European Court of Human Rights hears key case concerning European complicity in the US-led secret detentions and renditions programme

European Court of Human Rights hears key case concerning European complicity in the US-led secret detentions and renditions programme
Today the Grand Chamber of the European Court of Human Rights (ECtHR) held a public hearing in the case El-Masri v. “The former Yugoslav Republic of Macedonia” (Macedonia).
On 31 December 2003, the Macedonian authorities arrested Khaled El-Masri, a German national of Lebanese descent, after he entered Macedonia from Serbia. They held himincommunicado, subjecting him to repeated interrogations and to ill-treatment, until 23 January 2004 when they handed him over to Central Intelligence Agency (CIA) agents at Skopje airport. As with other people who were among those subjected to the covert, US-led secret detentions and renditions programme (the ‘renditions programme’), the CIA transferred Khaled El-Masri to a secret detention facility, in his case located in Afghanistan. There he was held unlawfully in secret, unacknowledged and incommunicado detention, thus subjected to enforced disappearance, and to other forms of treatment in violation of the prohibition of torture or inhuman or degrading treatment or punishment, for over four months. 
Inquiries by, among others, the Parliamentary Assembly of the Council of Europe and the Temporary Committee on Extraordinary Rendition of the European Parliament have attested to the veracity of Khaled El-Masri’s account. Macedonia continues to deny any wrongdoing.
Today’s hearing arises from Khaled El-Masri’s complaint that Macedonia was responsible for gross violations of his human rights under the European Convention on Human Rights (ECHR).In particular, Khaled El-Masri complains that Macedonia is responsible for the treatment inflicted on him while he was detained in Skopje; for failing to prevent his ill-treatment by the CIA rendition team when he was handed over to them; as well as for his enforced disappearance and the treatment he suffered while held in Afghanistan. 
This responsibility arises because the Macedonian authorities handed him over to US agents even though they knew or ought to have known that there was a real risk that, once in US custody, he would be subjected to torture or other forms of ill-treatment, given what was publicly known by January 2004 about US detention and rendition operations and the egregious human rights violations they entailed.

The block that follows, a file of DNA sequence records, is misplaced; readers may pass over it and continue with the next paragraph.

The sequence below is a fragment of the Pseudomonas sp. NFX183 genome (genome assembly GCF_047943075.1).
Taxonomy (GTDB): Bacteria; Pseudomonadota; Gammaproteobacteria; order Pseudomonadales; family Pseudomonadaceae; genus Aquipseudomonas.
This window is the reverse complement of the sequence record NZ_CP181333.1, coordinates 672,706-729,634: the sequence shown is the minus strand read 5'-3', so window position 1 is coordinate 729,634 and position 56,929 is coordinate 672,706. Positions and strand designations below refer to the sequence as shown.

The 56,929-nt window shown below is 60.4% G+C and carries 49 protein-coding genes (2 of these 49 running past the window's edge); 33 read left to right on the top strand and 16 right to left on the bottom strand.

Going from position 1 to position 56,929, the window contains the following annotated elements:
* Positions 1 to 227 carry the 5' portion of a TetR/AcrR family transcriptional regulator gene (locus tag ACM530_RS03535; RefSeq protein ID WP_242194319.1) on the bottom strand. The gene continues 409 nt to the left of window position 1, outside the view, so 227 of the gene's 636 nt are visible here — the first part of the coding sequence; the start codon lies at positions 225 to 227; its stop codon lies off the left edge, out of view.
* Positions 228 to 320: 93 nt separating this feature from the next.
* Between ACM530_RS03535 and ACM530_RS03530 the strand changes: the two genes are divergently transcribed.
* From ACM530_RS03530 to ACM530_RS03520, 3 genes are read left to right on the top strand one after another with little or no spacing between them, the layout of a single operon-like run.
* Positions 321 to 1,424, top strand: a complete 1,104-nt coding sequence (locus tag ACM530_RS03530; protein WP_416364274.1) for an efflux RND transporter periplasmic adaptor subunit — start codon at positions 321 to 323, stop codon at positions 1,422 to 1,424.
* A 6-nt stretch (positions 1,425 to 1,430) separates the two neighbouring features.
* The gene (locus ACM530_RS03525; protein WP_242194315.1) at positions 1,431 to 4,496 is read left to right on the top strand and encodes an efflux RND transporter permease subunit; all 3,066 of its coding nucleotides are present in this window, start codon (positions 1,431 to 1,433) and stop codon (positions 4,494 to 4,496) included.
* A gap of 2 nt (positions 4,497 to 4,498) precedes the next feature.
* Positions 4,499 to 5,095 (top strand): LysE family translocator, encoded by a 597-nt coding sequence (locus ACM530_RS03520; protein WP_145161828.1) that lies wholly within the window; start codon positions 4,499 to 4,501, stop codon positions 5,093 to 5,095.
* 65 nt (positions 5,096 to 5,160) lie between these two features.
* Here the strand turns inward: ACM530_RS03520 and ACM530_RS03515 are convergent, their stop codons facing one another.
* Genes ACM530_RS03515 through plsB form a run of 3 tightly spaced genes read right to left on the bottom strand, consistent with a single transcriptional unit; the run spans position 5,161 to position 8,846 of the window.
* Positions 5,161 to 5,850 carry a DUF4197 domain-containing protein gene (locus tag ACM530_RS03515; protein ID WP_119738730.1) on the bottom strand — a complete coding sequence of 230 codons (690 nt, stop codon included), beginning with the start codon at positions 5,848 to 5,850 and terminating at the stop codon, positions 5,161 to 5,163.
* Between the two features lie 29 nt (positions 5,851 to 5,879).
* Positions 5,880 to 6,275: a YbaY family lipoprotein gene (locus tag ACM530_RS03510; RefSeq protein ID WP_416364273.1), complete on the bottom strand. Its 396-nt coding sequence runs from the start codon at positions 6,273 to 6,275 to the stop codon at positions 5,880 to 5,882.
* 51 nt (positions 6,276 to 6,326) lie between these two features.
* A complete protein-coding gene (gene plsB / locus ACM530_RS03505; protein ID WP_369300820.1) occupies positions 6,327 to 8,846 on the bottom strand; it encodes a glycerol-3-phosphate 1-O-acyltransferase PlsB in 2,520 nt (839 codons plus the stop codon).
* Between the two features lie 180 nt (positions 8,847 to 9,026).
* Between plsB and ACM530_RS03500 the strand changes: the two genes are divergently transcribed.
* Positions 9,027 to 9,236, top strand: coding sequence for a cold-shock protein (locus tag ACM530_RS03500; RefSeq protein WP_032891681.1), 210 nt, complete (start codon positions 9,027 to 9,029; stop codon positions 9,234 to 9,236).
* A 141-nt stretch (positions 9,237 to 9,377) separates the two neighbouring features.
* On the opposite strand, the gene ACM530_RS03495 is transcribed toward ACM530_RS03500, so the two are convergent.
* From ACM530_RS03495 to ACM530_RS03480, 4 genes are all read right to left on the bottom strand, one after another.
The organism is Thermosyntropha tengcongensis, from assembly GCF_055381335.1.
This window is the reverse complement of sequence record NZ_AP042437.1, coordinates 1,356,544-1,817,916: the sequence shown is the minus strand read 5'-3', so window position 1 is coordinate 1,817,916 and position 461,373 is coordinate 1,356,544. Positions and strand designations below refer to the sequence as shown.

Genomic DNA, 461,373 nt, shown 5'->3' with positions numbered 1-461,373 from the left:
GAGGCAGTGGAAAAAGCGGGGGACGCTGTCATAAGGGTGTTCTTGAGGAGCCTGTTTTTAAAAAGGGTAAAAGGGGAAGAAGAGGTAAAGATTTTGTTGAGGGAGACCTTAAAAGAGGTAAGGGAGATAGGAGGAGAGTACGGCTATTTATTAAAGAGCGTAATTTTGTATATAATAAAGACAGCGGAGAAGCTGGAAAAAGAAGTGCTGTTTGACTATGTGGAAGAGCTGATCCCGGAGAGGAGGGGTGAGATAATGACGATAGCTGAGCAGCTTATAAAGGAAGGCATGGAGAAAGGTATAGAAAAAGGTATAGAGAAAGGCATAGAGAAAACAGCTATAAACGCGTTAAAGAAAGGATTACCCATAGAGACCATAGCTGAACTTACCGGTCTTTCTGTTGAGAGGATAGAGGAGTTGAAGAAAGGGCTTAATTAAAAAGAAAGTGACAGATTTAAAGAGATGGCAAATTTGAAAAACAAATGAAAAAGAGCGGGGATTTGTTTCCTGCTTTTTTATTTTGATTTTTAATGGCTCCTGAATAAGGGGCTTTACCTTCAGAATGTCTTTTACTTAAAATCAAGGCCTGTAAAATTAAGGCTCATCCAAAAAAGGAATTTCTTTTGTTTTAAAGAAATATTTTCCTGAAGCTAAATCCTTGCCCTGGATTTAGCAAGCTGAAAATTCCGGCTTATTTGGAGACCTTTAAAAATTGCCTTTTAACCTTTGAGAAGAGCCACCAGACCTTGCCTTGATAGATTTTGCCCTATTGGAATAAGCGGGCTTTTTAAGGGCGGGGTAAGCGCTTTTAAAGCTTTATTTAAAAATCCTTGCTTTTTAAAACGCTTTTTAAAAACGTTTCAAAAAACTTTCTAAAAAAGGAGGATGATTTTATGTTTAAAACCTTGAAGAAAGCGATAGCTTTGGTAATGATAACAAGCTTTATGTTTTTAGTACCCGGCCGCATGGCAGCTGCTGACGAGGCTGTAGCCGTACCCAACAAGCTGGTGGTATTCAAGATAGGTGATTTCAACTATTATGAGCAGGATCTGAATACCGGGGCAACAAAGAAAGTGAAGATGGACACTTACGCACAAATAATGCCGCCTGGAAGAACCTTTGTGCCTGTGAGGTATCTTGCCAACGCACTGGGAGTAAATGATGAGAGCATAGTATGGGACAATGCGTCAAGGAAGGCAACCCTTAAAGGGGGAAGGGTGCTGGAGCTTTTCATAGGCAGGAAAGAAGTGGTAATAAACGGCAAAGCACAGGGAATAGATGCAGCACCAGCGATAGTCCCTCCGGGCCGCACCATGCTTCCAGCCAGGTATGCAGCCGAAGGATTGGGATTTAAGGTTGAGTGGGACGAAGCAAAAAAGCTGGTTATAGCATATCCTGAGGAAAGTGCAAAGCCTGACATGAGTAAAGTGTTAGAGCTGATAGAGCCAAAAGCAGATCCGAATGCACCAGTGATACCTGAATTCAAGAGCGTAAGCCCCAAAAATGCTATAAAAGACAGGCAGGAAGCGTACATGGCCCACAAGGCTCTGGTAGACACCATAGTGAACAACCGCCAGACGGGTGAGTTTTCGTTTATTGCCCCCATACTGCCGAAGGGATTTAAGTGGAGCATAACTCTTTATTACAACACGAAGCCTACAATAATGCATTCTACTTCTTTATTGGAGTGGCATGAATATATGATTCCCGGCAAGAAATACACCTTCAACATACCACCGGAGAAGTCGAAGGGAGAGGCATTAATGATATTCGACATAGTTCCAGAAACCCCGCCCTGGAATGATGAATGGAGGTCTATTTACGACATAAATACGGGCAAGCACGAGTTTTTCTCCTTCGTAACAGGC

Khaled El-Masri’s complaint against Macedonia may be the first case in which an international human rights court will consider the merits of a claim disclosing evidence attesting to the participation of European States in the US-led renditions programme. However, other victims of the programme have also sought to hold European governments accountable for their involvement. Abu Zubaydah and ‘Abd al Rahim al-Nashiri, both currently detained at the US naval base at Guantánamo Bay, Cuba, have recently lodged complaints with the ECtHR against Poland and Lithuania – underscoring once again how European countries, including within the EU, have been failing to carry out independent, impartial, thorough and effective investigations into their involvement in the US-led renditions programme, with a view to identifying perpetrators and bringing those responsible to justice as required by their human rights obligations, including under the ECHR. After the hearing, the Grand Chamber will begin its deliberations in the case. It will deliver its judgment at a later stage.
Today’s hearing is a significant development, especially at a time when European governments are coming under increased scrutiny for their involvement in the US-led renditions programme.A report on the illegal transfer, disappearance, and torture of detainees in Europe is being prepared by the European Parliament's (EP) committee on Civil Liberties, Justice & Home Affairs (LIBE). It is the follow-up to the EP's 2007 investigation.
The third-party written submissions on behalf of Amnesty International and the International Commissions of Jurists in the case of El-Masri v “The Former Yugoslav Republic of Macedonia”, Application No.39630/09, filed pursuant to Article 36 § 2 of the ECHR and Rule 44 § 3 of the Rules of the European Court of Human Rights, can be found here:
For further information about Amnesty International and the International Commission of Jurists’ concern about European states’ involvement in the US-led renditions programme, including the case of Khaled El-Masri, please see the hyperlinks below to selected documents: 
Public Statement, Europe: "What is new on the alleged CIA illegal detention and transfers of prisoners in Europe ”, EUR 01/006/2012, March 2012,
Public Statement, "Current Evidence: European Complicity in the CIA Rendition and Secret Detention Programmes”, European Parliament, Background paper for the European Parliament Sub-Committee on Human Rights, EUR 01/001/2011, 25 January 2011,
Report, Open secret: Mounting evidence of Europe's complicity in rendition and secret detention, EUR 01/023/2010, 15 November 2010,
Assessing Damage, Urging Action , Report of the ICJ Eminent Jurists Panel on Terrorism, Counter-terrorism and Human Rights, 2009,
Powered by Brainlane